If Congress was genuinely interested in democracy, it would host an election commission – Dateway

America stands more than two months after Election Day, and yet tension remains in the air over the outcome of the presidential race.

Legally, not much has changed. The hope should be – as he’s had from the start – that Joe Biden ends up being ushered in later this month. Appropriately, the event will be very limited for the public.

Even still, despite Joe Biden’s obvious legal advantage, the behavior of the various institutions of power is a growing unease. Understandably, Donald Trump remains a populist political figure eager to dismantle any political leader – regardless of his party – who does not stay true to his beliefs of having been the victim of a fraudulent election. As a result, a staggering number of elected Republican officials kept in touch with the president and his team to challenge the results. We are witnessing an unprecedented collapse of political norms, and those who have long enjoyed unchallenged true power do not respond well to even a minimum of uncertainty.

The answer to all of this is predictable. The corporate press has been firm that any skepticism about the legitimacy of this election is beyond the realms of acceptable opinion. They made direct links between the questioning of the election and their current boogeyman QAnon. Democratic politicians are calling for all fellow Republicans loyal to Trump to be treated equally with members of the Confederacy during the Civil War. Establishment Republicans whose political relevance has long since faded attempt to remind those who still hold positions of power that the proper role of political conservatives is to politely surrender to their ideological enemies or risk the GOP losing. the approval of voters who are increasingly beyond persuasion.

While it is fair to question the significant bumps the Trump administration has left on politics, the importance of this backlash deserves to be highlighted. What we’re seeing is a major power shift within the GOP in which Republicans elected in Washington actually fear the Trump base more than they fear names like McConnell, Ryan, and Cheney. While this was long clear during the primaries, it was less the case in terms of votes in Washington. It took a large class of Tea Party freshmen less than two years to bend their knee in front of many of these same types of actors.

The funny thing is that Very Serious People’s benchmark criticism is that the actions of Trump’s Republican Party pose a serious threat to American democracy. In reality, what we are seeing is the exact opposite. Republican elected officials choose to place more value on the demands of their own constituents, rather than on abstract concepts like “the national interest.” The process is complicated, but it gives American voters the illusion of representation and self-governance.

Given that the American Empire has long enjoyed democracy as a purely ceremonial act, it is not surprising that the Beltway is not well suited to see it in action. As a result, the arrogance of Washington politicians may end up doing more to undermine DC’s perceived legitimacy than any legal option Trump has ever had on the table.

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For example, one option that has been proposed by Senator Ted Cruz is the creation of a commission to review the 2020 elections and propose measures to improve electoral security in the future. Historically, commissions in national controversies have been an obvious step. By their very nature, the political powers that are ultimately decide what is and what is not written, and so in practice they effectively serve to reinforce – rather than undermine – the official narrative. This is true even if you have individual investigators who are genuinely interested in the truth.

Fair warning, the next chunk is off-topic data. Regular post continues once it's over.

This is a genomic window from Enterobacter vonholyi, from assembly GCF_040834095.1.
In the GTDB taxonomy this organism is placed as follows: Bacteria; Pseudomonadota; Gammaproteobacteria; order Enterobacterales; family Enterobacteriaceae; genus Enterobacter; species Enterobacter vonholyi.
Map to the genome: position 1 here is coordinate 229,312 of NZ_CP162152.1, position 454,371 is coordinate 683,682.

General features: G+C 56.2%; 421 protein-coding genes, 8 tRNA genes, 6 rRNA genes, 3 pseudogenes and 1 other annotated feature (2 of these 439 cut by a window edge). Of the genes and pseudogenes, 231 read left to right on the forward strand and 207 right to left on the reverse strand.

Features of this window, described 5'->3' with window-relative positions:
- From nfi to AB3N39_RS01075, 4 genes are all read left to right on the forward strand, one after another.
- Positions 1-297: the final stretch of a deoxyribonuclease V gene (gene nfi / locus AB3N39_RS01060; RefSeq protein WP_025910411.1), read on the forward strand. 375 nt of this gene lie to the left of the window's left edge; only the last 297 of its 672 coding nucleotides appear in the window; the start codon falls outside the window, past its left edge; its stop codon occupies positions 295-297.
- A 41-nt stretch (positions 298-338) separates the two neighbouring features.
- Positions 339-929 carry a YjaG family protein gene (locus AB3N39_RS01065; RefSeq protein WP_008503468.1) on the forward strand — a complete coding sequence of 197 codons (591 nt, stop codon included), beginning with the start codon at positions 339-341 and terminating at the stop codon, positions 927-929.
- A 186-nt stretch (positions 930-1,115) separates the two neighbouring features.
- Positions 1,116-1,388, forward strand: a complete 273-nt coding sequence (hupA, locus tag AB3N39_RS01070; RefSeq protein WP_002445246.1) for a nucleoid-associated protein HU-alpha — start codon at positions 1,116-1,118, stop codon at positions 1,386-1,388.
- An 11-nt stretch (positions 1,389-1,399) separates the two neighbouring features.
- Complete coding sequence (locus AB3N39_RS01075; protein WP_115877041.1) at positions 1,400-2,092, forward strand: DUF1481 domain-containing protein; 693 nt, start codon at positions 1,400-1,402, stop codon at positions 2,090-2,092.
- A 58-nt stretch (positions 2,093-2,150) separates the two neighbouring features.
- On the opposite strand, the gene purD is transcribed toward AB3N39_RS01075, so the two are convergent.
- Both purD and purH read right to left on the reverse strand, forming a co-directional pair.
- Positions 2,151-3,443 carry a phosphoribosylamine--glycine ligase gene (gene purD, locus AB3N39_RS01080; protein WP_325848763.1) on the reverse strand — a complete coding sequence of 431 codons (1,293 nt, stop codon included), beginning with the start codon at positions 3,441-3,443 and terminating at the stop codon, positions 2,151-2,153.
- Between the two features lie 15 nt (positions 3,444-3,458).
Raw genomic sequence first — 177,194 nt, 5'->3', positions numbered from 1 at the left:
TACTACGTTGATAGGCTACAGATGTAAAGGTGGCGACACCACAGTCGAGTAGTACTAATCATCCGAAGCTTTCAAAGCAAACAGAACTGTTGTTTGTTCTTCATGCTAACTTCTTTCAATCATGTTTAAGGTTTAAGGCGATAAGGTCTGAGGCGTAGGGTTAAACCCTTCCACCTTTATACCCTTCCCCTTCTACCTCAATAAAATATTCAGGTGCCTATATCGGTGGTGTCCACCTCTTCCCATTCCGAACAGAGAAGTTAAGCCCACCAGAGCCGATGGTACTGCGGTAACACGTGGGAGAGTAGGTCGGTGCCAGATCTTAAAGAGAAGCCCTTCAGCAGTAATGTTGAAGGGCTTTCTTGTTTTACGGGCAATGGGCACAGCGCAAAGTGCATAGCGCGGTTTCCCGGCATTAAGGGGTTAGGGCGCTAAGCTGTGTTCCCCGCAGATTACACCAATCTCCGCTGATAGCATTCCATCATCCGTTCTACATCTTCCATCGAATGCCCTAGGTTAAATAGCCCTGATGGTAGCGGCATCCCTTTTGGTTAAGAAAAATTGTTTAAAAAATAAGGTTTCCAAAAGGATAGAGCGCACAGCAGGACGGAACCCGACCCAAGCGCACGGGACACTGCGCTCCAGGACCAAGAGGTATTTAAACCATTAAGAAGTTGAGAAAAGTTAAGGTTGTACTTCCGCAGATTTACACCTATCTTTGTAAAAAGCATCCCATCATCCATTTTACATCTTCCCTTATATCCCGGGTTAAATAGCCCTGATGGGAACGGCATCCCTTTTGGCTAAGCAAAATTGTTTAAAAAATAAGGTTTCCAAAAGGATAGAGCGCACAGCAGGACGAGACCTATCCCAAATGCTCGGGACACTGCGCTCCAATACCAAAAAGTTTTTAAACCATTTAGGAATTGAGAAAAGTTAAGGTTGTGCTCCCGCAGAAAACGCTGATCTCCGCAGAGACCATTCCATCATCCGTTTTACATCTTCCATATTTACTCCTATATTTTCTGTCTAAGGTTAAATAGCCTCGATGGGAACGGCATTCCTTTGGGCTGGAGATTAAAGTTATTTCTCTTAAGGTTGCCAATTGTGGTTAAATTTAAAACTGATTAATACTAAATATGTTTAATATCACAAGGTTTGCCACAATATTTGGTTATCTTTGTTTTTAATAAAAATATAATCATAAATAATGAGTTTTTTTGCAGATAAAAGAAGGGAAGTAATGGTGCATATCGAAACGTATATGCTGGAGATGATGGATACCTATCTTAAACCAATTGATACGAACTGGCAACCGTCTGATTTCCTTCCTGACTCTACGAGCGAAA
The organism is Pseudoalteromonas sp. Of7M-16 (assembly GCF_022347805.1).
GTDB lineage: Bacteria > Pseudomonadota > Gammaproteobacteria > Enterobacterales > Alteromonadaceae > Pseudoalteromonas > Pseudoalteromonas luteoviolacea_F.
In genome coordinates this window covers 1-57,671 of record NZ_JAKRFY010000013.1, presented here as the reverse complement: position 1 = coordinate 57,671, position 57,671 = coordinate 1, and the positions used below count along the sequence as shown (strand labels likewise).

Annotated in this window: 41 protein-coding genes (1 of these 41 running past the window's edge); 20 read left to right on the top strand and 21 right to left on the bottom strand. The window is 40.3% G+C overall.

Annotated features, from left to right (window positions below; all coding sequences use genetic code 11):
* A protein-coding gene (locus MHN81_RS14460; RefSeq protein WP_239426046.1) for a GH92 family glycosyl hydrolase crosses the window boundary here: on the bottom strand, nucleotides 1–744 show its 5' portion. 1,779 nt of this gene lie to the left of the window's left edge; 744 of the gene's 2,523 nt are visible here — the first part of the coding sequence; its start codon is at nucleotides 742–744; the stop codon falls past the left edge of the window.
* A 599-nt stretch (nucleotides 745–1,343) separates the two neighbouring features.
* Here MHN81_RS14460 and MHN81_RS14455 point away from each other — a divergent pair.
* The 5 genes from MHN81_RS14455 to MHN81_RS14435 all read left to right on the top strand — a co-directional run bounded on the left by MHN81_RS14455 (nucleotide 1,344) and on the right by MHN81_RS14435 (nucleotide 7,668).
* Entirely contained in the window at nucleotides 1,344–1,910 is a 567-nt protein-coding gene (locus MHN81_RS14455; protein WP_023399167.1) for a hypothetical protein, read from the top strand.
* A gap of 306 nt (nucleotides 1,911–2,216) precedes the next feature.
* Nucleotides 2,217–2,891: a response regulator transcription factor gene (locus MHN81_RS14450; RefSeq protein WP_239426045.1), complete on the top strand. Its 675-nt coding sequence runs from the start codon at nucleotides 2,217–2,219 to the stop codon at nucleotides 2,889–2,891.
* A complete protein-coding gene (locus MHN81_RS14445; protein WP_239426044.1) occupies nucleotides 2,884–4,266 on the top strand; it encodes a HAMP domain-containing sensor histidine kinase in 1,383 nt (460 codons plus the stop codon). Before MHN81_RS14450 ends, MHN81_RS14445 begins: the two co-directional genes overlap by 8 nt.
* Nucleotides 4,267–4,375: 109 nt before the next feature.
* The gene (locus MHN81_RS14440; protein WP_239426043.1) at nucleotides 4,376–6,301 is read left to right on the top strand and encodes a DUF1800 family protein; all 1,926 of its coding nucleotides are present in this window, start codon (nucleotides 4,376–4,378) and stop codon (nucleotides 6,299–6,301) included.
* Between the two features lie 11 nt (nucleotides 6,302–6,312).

As such, Cruz’s proposal should be seen as an obvious and moderate position. Instead, it has been described as a sweeping attack on democracy.

The reason is simple. Elections have become a part of our civil religion, and the “popular will” has been increasingly seen as more important than pesky drawbacks like constitutionally protected rights. Allowing a commission on election results is to standardize questions about how our politicians are chosen in general.

So instead of trying to treat the concerns of tens of millions of American voters with respect and empathy, tomorrow we will see a bipartisan effort to dismiss those concerns altogether.

The consequences of this could end up having a remarkable impact on politics for the remainder of the decade. We have seen the difficulty Congress can have in the face of simple political polarization. What happens when the federal government tries to rule a country with tens of millions of people knowledge lack a legitimate democratic mandate?

More interestingly, what happens when the federal government tries to intervene in a state where a majority does not believe it has democratic legitimacy?

Once upon a time, those in power were smart enough to recognize the importance of popular support and went out of their way to help ensure a level of general consensus. While technology has made the fabrication of consent more difficult than ever before, it is ultimately the arrogant behavior of those in power that sows the seeds of true subversion of federal authority. Washington is today an increasingly isolated imperial city, occupied by legions of mediocre and arrogant dunces unable to understand the sincere concerns of average Americans. Ultimately, it is a recipe for political instability and decline.

At a time when there are many reasons to predict many dire economic outcomes in the years to come, this is a political development that deserves to be welcomed.

Just as Murray Rothbard understood.

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